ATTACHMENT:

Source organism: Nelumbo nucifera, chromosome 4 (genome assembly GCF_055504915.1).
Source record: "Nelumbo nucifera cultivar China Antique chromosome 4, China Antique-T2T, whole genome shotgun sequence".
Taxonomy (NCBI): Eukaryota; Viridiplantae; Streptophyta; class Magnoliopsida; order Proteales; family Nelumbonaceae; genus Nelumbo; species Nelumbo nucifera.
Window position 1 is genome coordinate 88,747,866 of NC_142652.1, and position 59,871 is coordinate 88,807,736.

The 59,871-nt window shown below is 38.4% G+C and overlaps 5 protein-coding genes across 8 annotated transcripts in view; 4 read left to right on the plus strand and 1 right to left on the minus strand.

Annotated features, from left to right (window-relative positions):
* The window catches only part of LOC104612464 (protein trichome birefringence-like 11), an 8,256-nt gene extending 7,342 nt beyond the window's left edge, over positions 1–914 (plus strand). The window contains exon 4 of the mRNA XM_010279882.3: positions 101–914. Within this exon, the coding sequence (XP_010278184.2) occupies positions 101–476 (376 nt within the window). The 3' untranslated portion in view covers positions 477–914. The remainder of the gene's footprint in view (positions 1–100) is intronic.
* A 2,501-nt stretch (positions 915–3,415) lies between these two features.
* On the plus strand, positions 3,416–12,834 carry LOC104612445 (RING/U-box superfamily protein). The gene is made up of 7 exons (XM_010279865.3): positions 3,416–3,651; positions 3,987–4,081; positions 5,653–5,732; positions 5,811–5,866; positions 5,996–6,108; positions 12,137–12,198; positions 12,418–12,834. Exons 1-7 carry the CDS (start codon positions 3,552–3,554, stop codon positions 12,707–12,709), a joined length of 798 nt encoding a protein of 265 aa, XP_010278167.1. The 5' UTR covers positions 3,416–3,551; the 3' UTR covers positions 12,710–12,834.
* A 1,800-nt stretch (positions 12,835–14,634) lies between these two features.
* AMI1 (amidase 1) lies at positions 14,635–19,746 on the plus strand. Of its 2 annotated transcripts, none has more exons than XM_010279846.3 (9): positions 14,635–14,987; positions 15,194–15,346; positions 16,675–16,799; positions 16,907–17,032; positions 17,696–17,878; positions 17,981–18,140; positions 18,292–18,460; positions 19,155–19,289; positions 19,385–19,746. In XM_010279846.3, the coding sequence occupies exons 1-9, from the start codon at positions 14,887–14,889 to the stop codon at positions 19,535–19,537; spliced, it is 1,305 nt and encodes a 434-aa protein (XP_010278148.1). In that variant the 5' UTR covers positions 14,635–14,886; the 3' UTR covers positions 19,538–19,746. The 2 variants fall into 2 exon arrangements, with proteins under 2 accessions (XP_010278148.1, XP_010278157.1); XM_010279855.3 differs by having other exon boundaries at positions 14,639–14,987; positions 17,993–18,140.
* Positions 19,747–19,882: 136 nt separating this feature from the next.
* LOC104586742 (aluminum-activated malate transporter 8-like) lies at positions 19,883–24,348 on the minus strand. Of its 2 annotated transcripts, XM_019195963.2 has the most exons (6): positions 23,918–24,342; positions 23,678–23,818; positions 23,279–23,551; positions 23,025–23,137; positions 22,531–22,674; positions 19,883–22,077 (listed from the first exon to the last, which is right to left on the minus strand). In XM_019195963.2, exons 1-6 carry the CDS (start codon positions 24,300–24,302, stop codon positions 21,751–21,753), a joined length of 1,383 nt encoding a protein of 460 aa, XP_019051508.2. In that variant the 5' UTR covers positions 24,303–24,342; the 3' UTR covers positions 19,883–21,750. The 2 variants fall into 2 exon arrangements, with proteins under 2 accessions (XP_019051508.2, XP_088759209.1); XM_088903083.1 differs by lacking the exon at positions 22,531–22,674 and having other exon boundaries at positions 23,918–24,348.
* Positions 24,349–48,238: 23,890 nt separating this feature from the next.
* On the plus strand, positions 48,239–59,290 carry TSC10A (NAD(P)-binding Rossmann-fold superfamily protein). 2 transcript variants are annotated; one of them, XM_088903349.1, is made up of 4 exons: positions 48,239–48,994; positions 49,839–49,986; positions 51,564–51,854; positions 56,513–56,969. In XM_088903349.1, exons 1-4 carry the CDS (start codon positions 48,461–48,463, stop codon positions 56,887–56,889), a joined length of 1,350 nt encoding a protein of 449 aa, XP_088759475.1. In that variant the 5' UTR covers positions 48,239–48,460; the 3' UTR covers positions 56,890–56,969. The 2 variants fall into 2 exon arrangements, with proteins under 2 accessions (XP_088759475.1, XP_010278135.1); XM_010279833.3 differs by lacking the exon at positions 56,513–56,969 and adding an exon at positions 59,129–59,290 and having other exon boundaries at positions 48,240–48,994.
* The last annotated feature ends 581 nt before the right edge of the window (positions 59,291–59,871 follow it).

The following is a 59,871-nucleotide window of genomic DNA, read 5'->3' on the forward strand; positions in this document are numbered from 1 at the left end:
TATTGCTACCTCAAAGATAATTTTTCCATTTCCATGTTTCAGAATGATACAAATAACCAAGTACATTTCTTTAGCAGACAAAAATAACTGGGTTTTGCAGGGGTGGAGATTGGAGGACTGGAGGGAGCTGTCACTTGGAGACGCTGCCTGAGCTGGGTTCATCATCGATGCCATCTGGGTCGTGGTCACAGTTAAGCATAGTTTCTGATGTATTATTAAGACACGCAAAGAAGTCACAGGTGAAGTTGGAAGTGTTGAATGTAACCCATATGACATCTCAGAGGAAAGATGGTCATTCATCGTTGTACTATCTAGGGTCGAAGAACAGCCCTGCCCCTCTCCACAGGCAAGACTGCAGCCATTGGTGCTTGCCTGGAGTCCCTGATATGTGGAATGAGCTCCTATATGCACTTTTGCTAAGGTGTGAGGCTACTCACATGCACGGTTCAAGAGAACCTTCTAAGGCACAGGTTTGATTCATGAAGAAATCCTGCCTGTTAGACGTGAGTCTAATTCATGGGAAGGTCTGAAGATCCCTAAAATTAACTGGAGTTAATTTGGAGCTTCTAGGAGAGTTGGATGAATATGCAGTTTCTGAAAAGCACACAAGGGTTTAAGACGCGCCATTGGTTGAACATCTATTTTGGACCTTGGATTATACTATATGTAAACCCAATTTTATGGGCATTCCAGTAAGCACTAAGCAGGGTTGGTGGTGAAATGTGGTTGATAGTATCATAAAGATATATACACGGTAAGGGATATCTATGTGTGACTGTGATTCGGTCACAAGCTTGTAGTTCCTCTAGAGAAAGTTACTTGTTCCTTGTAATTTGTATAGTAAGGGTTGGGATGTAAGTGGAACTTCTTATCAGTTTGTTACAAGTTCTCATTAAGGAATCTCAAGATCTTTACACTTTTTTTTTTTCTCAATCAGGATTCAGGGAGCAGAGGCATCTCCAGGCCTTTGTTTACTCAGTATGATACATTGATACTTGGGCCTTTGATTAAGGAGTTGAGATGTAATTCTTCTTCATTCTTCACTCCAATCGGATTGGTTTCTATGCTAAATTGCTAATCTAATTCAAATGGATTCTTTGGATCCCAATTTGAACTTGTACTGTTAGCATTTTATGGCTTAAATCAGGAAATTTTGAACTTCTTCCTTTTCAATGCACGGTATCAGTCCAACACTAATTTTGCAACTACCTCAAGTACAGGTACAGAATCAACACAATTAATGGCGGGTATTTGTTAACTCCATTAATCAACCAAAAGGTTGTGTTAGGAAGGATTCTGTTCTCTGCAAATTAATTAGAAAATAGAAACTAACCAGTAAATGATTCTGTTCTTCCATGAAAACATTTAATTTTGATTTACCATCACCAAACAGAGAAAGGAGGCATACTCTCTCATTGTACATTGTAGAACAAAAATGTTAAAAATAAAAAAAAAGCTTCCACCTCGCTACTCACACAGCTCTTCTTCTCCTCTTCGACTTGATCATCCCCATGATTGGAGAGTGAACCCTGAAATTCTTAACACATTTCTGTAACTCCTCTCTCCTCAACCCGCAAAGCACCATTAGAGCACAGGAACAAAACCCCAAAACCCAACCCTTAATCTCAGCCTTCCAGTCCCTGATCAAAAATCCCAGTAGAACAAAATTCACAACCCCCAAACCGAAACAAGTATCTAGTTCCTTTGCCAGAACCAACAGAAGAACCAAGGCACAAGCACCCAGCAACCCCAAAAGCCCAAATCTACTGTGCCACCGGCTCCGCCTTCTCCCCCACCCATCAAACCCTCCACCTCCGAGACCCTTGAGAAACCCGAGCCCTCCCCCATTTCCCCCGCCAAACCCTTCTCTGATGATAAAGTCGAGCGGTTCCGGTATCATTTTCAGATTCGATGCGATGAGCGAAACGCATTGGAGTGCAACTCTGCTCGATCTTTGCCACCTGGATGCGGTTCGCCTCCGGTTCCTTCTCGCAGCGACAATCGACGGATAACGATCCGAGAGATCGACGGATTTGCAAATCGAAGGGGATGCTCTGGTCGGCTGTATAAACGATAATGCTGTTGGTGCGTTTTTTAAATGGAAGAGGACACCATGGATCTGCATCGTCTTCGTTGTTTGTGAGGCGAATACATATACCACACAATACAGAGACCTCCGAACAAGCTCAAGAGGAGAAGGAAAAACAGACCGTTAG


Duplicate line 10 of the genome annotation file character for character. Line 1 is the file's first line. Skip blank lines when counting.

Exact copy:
* A 1,800-nt stretch (positions 12,835–14,634) lies between these two features.